Yong-Hong Jia is a professional Kunqu and Peking opera performer trained in the Beijing Kunqu Academy and performed principal roles in the Beijing Kunqu Opera Theatres in Beijing for many years. Ms. Jia was invited by New York Lincoln Center Festival to perform one of the principal roles in The Peony Pavilion in 1999 and performed in the subsequent tours, in France, Italy, Denmark, Australia, and Singapore. After the tour, she appeared in Beijing opera and Kunqu in major theatres and Chinese communities across North America. Aside from her stage appearances, Ms. Jia also starred in many award-winning movies and TV productions in China. She is currently serving as the President of Renaissance Chinese Opera Society in New York City.
Master Paper Cut Artist Ho Tien Cheng is oen of the few free-form style paper cutter Master in the world who can translate any three dimensional image onto the two dimensional paper. Hou-Tien Cheng has spent 50-years in his craft, and astonished millions of audience with his scissors. He has been featured on national TV commercials for Citigroup, and collaborated in the visual design of Nai-Ni Chen's dance projects.
New Jersey Performing Arts Center (NJPAC) is located at 1 Center Street in Newark, New Jersey.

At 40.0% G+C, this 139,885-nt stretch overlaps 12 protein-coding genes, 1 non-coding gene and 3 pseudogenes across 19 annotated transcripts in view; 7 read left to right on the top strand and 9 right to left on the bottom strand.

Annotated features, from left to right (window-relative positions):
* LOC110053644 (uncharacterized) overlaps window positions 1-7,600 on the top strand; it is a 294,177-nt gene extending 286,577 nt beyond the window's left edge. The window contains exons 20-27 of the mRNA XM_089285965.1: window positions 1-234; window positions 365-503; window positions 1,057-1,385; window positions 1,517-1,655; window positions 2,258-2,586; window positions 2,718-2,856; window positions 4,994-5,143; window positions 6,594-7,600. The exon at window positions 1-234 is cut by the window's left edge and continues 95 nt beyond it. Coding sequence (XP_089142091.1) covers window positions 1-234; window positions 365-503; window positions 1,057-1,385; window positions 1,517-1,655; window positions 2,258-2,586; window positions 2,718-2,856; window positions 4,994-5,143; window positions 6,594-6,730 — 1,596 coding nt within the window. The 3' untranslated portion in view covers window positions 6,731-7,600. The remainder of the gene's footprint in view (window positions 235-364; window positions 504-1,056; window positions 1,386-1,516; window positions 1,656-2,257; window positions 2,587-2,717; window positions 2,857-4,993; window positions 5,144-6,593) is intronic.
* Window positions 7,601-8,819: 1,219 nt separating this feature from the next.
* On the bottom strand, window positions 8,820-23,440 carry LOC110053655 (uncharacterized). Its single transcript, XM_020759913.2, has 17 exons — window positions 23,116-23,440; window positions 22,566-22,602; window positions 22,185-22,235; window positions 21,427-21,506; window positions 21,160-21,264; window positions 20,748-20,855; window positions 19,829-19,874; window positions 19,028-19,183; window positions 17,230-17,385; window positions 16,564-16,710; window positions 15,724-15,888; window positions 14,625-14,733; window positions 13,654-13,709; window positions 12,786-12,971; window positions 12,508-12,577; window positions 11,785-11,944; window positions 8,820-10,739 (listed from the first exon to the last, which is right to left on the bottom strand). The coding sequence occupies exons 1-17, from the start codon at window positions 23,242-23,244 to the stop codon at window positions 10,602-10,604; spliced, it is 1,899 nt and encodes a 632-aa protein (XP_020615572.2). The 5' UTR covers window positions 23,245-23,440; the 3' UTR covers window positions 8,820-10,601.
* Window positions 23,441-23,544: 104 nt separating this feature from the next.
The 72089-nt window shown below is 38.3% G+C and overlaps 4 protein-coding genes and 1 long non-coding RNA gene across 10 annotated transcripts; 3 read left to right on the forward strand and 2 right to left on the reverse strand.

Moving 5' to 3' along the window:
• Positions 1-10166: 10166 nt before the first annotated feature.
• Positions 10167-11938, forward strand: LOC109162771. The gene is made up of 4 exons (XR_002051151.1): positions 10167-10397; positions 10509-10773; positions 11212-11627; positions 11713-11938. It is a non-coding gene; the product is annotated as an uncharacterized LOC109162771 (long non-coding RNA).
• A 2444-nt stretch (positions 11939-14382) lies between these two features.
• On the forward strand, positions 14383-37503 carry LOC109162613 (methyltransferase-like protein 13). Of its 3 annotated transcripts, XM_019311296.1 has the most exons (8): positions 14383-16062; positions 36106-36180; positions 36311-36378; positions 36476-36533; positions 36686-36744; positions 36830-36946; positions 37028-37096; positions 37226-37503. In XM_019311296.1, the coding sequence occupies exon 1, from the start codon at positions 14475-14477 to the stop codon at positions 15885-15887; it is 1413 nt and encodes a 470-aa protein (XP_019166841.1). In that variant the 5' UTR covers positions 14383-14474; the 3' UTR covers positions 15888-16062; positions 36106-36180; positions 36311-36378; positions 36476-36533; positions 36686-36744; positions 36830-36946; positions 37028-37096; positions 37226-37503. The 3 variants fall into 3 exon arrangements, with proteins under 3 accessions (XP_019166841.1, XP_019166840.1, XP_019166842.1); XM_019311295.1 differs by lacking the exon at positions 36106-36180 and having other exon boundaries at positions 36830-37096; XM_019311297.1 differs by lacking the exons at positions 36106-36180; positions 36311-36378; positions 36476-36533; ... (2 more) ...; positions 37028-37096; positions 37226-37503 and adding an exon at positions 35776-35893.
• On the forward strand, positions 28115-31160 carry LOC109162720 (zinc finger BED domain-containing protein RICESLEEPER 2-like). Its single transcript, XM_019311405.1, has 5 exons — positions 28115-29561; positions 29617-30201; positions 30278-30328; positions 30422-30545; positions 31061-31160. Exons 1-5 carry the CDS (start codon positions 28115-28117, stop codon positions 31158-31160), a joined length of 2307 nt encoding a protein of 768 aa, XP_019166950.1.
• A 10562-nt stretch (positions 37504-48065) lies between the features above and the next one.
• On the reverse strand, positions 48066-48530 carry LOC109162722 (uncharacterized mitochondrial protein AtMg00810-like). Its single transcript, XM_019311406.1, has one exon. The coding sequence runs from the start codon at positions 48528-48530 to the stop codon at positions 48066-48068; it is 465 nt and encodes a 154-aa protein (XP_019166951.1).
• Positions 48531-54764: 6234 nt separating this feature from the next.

About the Nai-Ni Chen Dance Company - Bringing the dynamic freedom of American modern dance together with the elegant splendor of Asian art, the Nai-Ni Chen Dance Company is one of the most visible Asian American dance companies in America. Ms. Chen's unique choreography transports audiences beyond cultural boundaries to the common ground between tradition and innovation, rising beyond form into the spirit.
One of the few Asian American professional dance companies with an extensive season of touring and performing around the world, Nai-Ni Chen has also developed Arts in Education residency programs in school districts to bring culture and arts into educational settings. Its colorful and engaging programs and workshops have reached over one million young audience members in the NY/NJ area. The Company is currently in residence at New Jersey City University and has been a Principal Affiliate of the New Jersey Performing Arts Center since its inception.
The Nai-Ni Chen Dance Company has the honor of having received more than fifteen awards from the National Endowment for the Arts and numerous Citations of Excellence and grants from the New Jersey State Council on the Arts. Other funders include the Geraldine R. Dodge Foundation; Mid-Atlantic Arts Foundation; the Hyde and Watson Foundation; Horizon Foundation, The Irving and Laurie Blanchard Foundation; the E.J. Grassman Trust; PSE&G; the Lower Manhattan Cultural Council; Verizon; Sony; New Music/USA; Chase Manhattan Bank; the Mid-Atlantic Arts Foundation and others.
PHOTO: Dragon Dance by Joseph Wagner